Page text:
Did you find this method yet?viewtopic.php?f=23&t=20676&start=20#p494600
It was recommended to me in this thread:viewtopic.php?f=9&t=23983&p=495077#p495077
To try this, you need to go on a fairly long test drive. Clear the trip computer and the Energy History on the Leaf's displays, so you can use those as a backup or sanity check. Turn the car off completely then back on. This should reset the Trip information on LeafSpy (found in Summary screen: keep touching the text box just above the left end of the colorful SOC/GIDs/DTE display across the middle of the window until you have cycled to the Trip-Miles-mi/kWh display to find this). If the Trip data says 0.0 miles, note the SOC% on the car's display and take a screenshot of the LeafSpy "summary" screen (and all the others, just to be completist).
Then start driving 10-20 miles and try NOT to use regeneration: Turn Eco mode off, drive in D not B mode, and avoid braking, so the energy all comes from the battery *once* and isn't recycled into the battery then taken out again. Don't freak out about a little regen, just try not to do a lot of it. Driving on a freeway in cruise control at a little less than the speed of other traffic (so you don't have to brake or lift off the "gas" pedal) would be ideal. Then stop and record the SOC, the miles and the mi/kWh shown for the Trip in LeafSpy (and all the other screens with screenshots, just to be sure), and the SOC, mileage and miles/kWh shown on the car's display. They should be close but may not agree exactly.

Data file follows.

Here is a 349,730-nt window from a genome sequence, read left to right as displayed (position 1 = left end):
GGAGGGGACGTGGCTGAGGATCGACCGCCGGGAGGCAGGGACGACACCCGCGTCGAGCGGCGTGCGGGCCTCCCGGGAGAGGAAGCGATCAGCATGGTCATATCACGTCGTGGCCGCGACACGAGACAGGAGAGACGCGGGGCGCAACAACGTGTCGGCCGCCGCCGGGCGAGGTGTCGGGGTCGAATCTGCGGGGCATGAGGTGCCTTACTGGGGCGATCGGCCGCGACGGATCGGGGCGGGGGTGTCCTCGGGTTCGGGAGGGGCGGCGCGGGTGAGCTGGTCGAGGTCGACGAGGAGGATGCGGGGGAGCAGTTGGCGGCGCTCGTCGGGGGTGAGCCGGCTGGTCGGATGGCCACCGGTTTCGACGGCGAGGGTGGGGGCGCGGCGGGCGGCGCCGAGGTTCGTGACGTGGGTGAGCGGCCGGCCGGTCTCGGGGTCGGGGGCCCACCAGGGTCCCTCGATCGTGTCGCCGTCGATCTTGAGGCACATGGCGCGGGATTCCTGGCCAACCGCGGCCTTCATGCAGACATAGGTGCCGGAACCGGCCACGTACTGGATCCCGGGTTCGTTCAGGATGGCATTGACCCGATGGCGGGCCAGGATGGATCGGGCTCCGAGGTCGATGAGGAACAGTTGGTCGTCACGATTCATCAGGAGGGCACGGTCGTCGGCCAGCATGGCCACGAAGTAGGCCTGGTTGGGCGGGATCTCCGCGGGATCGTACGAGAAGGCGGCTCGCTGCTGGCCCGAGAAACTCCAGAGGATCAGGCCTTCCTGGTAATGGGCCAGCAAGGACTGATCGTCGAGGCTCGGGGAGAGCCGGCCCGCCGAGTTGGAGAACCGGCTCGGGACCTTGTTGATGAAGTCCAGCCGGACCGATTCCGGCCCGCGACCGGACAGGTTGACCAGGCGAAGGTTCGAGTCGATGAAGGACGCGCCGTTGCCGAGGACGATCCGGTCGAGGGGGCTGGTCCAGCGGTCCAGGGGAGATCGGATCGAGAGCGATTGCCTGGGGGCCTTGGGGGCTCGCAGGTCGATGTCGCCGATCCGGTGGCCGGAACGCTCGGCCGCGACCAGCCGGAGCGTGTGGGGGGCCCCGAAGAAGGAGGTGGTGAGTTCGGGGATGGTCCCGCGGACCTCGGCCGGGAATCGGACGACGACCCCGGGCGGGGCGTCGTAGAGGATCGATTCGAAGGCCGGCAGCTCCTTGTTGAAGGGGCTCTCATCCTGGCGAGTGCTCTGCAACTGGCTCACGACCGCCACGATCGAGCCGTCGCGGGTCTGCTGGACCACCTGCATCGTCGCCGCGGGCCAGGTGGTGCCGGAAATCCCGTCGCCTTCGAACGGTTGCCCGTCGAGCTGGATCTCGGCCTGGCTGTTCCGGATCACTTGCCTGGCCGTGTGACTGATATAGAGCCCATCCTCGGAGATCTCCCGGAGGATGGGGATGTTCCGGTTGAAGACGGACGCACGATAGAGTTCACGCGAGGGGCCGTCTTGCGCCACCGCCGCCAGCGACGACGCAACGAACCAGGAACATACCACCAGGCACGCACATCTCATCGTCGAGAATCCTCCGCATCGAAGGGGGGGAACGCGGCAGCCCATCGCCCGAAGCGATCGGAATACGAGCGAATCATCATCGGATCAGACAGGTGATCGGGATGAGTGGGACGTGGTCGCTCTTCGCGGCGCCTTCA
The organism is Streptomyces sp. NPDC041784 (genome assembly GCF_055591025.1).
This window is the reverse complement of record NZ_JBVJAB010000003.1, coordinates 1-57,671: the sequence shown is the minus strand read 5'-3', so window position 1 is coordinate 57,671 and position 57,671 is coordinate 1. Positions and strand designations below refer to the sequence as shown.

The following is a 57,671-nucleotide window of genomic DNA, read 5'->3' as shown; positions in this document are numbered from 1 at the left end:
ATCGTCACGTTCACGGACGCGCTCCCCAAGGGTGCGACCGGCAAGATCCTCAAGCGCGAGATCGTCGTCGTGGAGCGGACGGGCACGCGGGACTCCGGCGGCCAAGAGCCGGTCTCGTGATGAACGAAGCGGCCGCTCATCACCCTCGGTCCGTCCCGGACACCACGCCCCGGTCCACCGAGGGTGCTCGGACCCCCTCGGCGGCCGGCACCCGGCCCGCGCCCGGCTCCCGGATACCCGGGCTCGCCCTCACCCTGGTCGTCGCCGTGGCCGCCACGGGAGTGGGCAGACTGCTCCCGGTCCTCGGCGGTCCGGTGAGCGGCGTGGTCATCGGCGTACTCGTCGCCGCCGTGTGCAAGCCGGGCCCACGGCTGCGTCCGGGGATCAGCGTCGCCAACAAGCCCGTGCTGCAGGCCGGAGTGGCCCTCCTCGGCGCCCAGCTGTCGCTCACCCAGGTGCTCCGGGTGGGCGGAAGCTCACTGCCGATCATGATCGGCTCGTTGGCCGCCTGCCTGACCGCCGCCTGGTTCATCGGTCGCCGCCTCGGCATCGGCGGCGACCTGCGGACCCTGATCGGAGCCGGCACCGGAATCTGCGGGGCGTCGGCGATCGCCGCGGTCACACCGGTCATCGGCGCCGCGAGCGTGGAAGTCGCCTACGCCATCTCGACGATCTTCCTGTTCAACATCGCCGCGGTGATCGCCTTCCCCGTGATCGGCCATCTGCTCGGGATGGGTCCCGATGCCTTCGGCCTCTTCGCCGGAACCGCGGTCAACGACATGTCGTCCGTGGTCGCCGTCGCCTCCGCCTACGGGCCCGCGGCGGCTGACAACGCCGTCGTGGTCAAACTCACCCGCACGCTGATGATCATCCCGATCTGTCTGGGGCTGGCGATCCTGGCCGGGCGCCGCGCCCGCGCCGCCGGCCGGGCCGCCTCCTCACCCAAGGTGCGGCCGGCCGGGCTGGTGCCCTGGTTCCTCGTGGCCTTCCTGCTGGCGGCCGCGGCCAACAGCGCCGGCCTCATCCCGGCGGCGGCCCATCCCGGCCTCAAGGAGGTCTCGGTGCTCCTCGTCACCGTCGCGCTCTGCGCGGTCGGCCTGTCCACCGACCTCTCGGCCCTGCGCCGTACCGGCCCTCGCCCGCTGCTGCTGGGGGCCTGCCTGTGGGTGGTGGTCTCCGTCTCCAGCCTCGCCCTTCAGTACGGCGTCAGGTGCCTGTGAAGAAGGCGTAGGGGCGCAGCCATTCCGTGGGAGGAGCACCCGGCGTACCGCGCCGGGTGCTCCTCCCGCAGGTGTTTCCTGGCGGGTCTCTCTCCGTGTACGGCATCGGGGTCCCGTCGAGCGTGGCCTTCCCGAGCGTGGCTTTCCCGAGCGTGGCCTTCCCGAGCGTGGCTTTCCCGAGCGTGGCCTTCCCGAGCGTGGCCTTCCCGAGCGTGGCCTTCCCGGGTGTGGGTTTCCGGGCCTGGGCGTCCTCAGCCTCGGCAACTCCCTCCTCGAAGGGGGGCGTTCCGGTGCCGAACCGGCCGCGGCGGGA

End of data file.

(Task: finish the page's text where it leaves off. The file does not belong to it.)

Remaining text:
Now you can calculate the battery capacity: Divide the miles by the miles/kWh. That gives the number of kWH used in your drive. Then, subtract the ending SOC expressed as a decimal (i.e. 0.534, not 53.4%) from the starting SOC. Divide the calculated kWh by the difference in the SOCs and you should get a number around 20. That's your total calculated usable battery capacity in kWh. If it's < 18 that might be bad news.
Multiply that number by the mi/kWh you expect for your commute (about 5 in the city, about 4 at freeway speed, as shown across the top of the range chart) and you get your miles of range. Better add 10 or 20% for comfort, if possible Then multiply that range requirement by how much you expect your battery to degrade in the number of years you need the car to last (say, to 80% of it's current capacity, i.e. 0.80; I'm just making that number up...hopefully that would take quite a few years. 3? 5? 8? I have no idea, but probably not 8 years!) and see if that meets your needs